What's the Beef with U.S. Beef? The decision to resume importing American beef into South Korea has led to huge protests in Seoul over concerns about food safety. The European Union, Japan and other nations have also raised objections to U.S. agricultural products.
NPR logo What's the Beef with U.S. Beef?

What's the Beef with U.S. Beef?

Top U.S. Beef Markets Abroad

This year, the U.S. has exported beef to 88 countries, according to the National Cattlemen's Beef Association.
The top four foreign markets are:

  • Mexico
  • Canada
  • Japan
  • Vietnam

South Korean protests over their government's decision to allow American beef back into the country escalated on Tuesday, with tens of thousands of demonstrators flooding the streets of the capital city of Seoul. Just a day earlier, in Washington, D.C., a senior group of diplomats from the South Korean agriculture ministry met with the United States Department of Agriculture to voice their concerns about U.S. beef.

South Korea was the world's third-largest importer of U.S. beef before it banned it over mad cow fears five years ago.

Before December 2003, annual beef imports to South Korea from the U.S. totaled $815 million. If beef imports are reinstated, the market there could grow to a $1 billion business — making it the largest consumer of U.S. beef, according to the National Cattlemen's Beef Association.

Here, a look at the uproar in South Korea and the objections there — and elsewhere — to U.S. meat imports.

Why was U.S. beef originally banned in South Korea?

In 2003, a cow in Washington state that had been imported from Canada, was diagnosed with bovine spongiform encephalopathy (BSE) — better known as mad cow disease. This spurred a number of countries, including South Korea, to ban imports of U.S. beef. Most — but not all — countries have since reestablished trade.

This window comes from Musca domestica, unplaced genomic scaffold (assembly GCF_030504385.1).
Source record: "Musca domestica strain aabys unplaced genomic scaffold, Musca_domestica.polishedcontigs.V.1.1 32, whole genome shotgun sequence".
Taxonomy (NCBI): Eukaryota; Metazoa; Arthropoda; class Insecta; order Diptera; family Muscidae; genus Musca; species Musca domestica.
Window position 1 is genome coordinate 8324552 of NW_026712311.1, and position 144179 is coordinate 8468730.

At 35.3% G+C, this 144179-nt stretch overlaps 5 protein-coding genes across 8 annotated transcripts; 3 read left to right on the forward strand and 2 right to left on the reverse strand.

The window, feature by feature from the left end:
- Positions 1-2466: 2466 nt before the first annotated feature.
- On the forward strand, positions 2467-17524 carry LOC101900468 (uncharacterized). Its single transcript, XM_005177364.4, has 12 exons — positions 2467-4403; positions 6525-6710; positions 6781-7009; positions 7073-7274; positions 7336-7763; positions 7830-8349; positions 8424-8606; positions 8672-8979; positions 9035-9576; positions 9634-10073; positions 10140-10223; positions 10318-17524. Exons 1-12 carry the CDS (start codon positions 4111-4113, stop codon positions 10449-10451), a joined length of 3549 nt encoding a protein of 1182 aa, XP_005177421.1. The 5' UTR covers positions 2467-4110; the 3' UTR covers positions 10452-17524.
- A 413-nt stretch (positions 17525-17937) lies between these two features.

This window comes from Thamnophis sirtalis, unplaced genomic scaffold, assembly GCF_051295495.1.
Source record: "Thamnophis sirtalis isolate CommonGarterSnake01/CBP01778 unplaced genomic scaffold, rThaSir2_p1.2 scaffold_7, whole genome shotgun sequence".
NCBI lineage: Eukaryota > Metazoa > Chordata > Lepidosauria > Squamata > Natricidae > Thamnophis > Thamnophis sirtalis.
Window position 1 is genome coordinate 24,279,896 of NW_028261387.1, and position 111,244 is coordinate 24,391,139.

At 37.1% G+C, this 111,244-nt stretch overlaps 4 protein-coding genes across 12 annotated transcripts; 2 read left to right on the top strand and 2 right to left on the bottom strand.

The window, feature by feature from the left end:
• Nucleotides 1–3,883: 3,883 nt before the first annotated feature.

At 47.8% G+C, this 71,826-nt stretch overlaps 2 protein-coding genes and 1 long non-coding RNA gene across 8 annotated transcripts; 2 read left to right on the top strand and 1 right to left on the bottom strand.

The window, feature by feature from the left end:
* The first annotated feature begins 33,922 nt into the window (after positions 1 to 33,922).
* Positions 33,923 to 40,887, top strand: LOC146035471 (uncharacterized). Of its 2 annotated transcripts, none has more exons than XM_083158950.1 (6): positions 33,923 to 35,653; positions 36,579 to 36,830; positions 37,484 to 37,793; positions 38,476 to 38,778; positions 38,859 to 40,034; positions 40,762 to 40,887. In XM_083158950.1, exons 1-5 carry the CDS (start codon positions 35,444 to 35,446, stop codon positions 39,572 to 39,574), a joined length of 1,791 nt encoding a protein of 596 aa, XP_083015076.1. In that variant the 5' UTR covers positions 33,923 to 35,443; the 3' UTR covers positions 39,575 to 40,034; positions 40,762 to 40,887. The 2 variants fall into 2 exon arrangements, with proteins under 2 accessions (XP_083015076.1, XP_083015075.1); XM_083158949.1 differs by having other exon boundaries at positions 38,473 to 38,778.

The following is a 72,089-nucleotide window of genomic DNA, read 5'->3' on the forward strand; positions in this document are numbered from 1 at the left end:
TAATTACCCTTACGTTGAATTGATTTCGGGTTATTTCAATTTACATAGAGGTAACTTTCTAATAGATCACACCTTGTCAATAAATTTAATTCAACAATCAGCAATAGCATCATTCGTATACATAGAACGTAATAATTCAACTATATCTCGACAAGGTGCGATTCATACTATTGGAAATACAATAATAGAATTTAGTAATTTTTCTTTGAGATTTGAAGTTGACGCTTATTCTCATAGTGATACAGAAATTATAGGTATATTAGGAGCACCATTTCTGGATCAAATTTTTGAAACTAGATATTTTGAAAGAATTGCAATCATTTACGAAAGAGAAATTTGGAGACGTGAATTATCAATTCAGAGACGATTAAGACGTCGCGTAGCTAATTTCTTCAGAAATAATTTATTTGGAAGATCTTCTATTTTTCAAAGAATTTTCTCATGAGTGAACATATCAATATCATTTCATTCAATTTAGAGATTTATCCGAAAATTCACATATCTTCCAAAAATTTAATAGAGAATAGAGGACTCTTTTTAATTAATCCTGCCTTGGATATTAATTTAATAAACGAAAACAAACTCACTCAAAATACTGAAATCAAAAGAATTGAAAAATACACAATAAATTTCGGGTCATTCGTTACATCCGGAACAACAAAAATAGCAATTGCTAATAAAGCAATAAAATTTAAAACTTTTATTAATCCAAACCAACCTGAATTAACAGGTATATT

Why did South Korea decide to lift the ban this year?

In April, during his first official summit with President Bush, South Korean President Lee Myung-bak finalized a deal that would have eventually allowed a full range of U.S. beef to be shipped to South Korea. The deal was aimed at achieving a broader South Korean goal: a sweeping free-trade agreement with the U.S. Several U.S. lawmakers said they wouldn't approve the trade pact unless South Korea first reinstated U.S. beef imports.

Why has the decision to restart U.S. beef imports sparked such outrage?

Many South Koreans felt the deal failed to do enough to ensure food safety. But underlying the widespread protests is South Korean frustration with President Lee, a former businessman elected on a promise to pump up the Korean economy.

"Lee has behaved too much like a chairman of the board, acting imperiously and with little regard for pubic opinion on a number of issues, the most prominent of which has been the U.S. beef-import decision," writes Leonardo Martinez-Diaz, a political economy fellow for the Brookings Institution. On Wednesday, all members of Lee's Cabinet offered to resign in response to the mass demonstrations. Lee has not said whether he plans to accept their resignations.